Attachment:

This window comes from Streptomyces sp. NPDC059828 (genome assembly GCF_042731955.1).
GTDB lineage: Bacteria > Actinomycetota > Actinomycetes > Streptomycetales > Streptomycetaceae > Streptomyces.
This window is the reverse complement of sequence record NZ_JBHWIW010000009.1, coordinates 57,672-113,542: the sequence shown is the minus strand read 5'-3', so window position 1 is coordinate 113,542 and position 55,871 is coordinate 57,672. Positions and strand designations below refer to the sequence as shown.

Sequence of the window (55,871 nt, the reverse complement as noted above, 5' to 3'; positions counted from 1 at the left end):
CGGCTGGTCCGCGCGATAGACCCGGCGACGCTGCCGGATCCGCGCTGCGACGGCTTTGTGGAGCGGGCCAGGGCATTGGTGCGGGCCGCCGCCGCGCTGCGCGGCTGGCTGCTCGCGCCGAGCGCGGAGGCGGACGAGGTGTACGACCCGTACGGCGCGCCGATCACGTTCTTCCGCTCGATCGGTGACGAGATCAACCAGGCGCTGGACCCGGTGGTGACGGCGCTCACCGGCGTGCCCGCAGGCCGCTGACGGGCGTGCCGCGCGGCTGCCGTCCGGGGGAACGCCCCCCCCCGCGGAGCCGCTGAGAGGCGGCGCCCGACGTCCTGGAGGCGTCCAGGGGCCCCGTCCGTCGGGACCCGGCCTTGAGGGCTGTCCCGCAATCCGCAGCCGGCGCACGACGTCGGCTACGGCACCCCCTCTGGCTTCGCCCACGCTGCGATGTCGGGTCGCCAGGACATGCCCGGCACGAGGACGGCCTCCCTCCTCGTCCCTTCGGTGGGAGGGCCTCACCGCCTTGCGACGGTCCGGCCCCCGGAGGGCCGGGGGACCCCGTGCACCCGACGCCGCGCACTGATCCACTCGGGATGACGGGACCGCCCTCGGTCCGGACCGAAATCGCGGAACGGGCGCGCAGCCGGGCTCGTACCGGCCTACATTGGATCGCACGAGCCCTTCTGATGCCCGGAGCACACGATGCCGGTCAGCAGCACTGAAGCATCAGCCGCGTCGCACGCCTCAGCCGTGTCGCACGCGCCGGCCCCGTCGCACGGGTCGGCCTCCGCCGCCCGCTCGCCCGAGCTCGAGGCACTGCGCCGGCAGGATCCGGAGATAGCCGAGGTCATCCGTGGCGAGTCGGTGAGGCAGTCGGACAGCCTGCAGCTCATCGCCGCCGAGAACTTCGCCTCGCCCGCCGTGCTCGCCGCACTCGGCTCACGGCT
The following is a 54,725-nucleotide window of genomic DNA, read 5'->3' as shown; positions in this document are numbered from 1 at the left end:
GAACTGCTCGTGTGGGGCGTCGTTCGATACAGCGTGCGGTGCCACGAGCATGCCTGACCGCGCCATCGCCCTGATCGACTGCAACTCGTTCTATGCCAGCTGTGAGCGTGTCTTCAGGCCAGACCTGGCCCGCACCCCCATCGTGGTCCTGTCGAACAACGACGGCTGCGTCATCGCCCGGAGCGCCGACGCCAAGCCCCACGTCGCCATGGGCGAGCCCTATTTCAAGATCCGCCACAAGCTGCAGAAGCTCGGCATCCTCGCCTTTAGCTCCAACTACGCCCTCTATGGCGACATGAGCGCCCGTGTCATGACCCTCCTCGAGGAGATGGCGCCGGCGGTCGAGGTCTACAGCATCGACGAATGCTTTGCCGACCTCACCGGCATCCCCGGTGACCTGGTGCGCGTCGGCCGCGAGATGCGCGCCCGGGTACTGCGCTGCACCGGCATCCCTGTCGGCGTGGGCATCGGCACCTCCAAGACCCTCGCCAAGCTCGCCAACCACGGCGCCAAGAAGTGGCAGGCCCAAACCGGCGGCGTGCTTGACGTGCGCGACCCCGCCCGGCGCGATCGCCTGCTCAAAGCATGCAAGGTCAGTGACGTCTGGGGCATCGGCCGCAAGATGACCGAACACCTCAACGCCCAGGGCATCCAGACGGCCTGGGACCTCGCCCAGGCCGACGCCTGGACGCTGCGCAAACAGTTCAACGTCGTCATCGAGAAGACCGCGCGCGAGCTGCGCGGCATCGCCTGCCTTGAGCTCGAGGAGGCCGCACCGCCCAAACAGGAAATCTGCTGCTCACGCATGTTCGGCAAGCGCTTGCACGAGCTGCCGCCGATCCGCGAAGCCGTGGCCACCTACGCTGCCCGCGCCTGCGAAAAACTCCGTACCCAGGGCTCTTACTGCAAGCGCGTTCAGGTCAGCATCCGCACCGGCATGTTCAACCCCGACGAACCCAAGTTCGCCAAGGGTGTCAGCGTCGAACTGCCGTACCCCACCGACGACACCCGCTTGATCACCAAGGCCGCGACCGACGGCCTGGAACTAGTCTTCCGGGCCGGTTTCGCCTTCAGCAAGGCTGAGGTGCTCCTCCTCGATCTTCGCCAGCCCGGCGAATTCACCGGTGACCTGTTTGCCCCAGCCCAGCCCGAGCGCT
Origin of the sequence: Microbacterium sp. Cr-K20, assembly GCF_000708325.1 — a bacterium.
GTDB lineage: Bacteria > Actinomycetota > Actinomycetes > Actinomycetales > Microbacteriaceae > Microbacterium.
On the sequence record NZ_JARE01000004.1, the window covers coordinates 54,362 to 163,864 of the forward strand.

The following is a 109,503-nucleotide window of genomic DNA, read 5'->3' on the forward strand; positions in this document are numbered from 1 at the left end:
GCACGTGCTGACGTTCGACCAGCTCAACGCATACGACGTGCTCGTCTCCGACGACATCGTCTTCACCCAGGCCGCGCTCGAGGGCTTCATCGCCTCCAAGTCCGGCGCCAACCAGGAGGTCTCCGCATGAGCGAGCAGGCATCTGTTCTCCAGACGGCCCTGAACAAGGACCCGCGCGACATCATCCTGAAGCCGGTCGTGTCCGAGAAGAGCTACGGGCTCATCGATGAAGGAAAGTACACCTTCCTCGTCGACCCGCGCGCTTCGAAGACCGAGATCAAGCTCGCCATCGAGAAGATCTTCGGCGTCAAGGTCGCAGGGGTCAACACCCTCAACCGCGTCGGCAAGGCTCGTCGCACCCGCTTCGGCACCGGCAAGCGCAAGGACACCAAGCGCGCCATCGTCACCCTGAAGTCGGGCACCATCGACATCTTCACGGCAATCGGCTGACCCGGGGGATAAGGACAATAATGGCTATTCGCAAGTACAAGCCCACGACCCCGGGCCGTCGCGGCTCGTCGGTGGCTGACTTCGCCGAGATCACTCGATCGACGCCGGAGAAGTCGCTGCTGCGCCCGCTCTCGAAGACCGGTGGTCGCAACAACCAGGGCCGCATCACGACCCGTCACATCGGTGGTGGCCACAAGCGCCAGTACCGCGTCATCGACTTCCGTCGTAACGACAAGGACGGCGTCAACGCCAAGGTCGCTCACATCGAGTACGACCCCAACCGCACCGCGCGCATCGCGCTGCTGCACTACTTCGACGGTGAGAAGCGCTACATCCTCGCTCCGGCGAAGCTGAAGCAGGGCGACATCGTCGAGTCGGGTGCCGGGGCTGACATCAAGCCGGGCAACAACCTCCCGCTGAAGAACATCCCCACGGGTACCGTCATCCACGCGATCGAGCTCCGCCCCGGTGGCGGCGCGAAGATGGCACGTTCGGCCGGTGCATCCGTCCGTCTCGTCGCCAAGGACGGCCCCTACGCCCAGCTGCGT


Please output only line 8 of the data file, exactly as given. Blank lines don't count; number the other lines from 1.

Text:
Origin of the sequence: Microbacterium sp. Cr-K20, assembly GCF_000708325.1 — a bacterium.